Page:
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Like many of you, I have spent this week feeling a mixture of fear, nausea, and shock. Now there is someone at the upper echelons of government whose stated views about everyone that is not a white Christian male—not to mention our planet earth—is disdain. I’ve had a hard time knowing the best way to respond. I would like to share ten thoughts that are guiding me now:

1.
We need to take good care of ourselves in this time. Eat well, drink water, nourish yourself. Being healthy means you can help others in need.

2.
Find strength in each other. Community magnifies our power. It is a dark moment, but we must never let our hopes and dreams dim.

3.
Be vigilant. Pay careful attention to those under attack: Women, Muslims, immigrants, Hispanics, Native Americans, Jews, LGBTQ, and Mother Earth. Attacks have already dramatically increased since the election. There must be zero tolerance for condescending, racists, misogynistic behavior. An attack on one is an attack on all.

4.
Bring healing to this moment. I refuse to believe that the millions who voted for Trump are all racist and misogynistic people. There are some, to be sure. But many working class people across the country are suffering. Their vote this week shows it.

5.
Commit to kindness and compassion. We must build bridges in our society, not walls. An us versus them mindset is counter-productive. Seek to understand first.

6.
Be creative. Write. Make art. Make media. Facilitate the voices of others—especially those in targeted communities. These stories will connect people and enrich all of our lives.

7.
Be active politically. Mobilize now. We need to quickly determine what organizations will be most useful in this time and build connections between them. ACLU Nationwide350.orgMoveOn.org. There are many. Let’s share resources, not work in silos.

46.9% of eligible voters did not vote on November 8—that’s 20% more than either Clinton or Trump received. It doesn’t help that Congress did not reauthorize the voting rights act. The years of Republican redistricting and suppression through voter ID laws are designed to make it harder for working people and people of color to vote.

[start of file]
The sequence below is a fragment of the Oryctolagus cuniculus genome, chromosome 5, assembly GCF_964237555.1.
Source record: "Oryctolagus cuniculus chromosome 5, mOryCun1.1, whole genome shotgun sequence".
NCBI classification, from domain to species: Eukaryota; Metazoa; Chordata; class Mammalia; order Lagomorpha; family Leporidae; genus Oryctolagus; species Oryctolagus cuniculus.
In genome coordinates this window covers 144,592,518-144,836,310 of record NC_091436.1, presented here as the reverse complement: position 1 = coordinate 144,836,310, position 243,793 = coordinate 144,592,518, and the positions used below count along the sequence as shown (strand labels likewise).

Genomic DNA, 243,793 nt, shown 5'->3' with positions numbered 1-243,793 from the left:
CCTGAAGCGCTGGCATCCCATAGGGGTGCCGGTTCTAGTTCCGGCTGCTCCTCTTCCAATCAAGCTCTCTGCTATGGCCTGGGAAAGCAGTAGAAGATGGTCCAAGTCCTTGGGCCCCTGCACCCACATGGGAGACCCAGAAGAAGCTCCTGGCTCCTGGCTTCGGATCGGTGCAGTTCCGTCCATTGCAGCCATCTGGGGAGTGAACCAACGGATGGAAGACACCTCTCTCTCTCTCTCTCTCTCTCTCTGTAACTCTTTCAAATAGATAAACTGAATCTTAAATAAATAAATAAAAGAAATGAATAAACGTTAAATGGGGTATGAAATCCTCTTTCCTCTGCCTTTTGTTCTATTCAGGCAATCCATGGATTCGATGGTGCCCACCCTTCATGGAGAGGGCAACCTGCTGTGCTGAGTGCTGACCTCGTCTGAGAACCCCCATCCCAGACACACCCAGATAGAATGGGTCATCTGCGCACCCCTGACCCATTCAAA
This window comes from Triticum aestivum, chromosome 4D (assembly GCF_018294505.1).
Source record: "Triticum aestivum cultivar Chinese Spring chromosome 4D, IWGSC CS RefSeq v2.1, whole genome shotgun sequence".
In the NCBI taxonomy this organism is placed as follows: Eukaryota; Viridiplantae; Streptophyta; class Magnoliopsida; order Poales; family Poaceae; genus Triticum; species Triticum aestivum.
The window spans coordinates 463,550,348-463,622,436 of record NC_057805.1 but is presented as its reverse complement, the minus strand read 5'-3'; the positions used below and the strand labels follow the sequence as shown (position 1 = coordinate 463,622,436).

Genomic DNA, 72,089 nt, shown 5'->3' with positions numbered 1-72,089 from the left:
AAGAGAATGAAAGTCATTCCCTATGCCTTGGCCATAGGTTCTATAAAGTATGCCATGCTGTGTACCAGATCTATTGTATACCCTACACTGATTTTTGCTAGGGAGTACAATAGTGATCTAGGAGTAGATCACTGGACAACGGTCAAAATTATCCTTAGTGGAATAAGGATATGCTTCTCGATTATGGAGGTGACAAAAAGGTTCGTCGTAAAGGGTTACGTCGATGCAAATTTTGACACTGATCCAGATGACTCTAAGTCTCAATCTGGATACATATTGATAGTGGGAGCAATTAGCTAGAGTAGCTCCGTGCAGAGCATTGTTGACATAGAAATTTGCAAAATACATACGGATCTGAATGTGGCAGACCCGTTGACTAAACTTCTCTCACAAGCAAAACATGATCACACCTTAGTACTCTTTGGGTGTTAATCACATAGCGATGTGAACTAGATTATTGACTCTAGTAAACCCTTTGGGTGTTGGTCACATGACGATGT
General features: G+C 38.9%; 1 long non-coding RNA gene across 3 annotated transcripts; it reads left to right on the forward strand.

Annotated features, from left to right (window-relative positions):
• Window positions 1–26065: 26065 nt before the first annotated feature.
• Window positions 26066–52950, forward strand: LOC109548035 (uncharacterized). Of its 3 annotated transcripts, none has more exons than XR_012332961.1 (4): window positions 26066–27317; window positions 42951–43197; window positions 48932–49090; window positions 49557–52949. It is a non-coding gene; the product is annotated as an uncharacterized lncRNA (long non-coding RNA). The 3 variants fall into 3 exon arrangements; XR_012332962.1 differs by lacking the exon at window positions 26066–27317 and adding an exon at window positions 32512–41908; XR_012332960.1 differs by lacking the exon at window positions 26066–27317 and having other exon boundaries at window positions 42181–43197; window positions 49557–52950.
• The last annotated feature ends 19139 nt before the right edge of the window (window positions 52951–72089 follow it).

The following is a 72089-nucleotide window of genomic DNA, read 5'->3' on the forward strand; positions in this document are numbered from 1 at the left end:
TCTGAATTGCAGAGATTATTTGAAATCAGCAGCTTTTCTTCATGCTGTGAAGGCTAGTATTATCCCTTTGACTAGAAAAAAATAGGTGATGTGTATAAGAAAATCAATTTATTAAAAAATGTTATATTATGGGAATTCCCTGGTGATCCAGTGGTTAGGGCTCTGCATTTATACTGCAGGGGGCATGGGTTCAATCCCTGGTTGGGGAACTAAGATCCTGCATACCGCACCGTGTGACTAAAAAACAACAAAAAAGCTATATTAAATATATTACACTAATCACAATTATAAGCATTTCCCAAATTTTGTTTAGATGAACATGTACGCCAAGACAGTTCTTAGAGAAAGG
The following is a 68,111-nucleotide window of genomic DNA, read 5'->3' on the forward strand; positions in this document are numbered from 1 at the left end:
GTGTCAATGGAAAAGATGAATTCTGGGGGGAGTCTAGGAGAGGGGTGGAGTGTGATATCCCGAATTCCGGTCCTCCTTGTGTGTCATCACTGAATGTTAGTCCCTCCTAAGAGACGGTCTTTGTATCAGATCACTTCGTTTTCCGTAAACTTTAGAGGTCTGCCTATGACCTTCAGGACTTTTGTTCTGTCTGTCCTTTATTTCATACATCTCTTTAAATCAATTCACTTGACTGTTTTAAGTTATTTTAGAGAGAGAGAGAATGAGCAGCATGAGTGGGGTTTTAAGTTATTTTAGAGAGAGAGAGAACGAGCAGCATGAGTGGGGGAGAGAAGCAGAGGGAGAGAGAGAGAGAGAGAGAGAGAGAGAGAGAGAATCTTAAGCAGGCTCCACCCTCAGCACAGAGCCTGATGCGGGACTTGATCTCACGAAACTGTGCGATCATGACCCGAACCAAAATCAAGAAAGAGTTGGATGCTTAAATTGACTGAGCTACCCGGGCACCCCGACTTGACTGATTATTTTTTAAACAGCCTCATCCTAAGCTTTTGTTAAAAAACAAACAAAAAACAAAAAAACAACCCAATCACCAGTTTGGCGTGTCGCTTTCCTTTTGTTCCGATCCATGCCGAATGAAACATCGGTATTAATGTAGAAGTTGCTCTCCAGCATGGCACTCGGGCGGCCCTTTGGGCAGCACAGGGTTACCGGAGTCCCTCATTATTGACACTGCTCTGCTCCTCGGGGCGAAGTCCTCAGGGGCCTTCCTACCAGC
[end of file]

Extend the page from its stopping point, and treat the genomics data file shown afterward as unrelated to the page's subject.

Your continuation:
From where I sit today I think we should immediately focus on increasing voter access across the nation, elect progressive candidates and retake control of both the House and Senate in two years.

8.
Use your limited time and energy wisely. Facebook is a great way to network and build community, but it can also be an eddy—leaving us swirling in circles and not moving downstream. Act intentionally and thoughtfully with your very finite resources.

9.
Resist. Obstruct any regressive policy. If actions are proposed or enacted that will hurt people, that will hurt the planet on which we all depend, they must be emphatically and actively resisted. The November 9th joint statement from California’s legislative leaders was powerful, as were Governor Jerry Brown’s comments to “lead the resistance” against Trump’s possible changes on climate and health care. Oregon, Washington, let’s join forces with California on this. To the nation’s first LGBTQ Governor Kate Brown: Your November 9th statement was a good start, now let’s turn that into the entire Pacific coast.

10.
When it comes to resistance, violence is counter-productive. The petty and misdirected vandalism that happened in Portland last night plays directly into the hands of those who would like to seize power by force. The news calls it a “riot.” It gets seen around the world. Not only is it misdirected (What does smashing cars in a Toyota dealership have to do with Donald Trump?), but it allows the entirety of the protest to be painted in a negative way. We must not give someone with authoritarian tendencies this kind leverage. We hold the moral high ground. Let’s act like it.

The Trump election can be a catalyst for a positive movement.
Tomorrow we begin.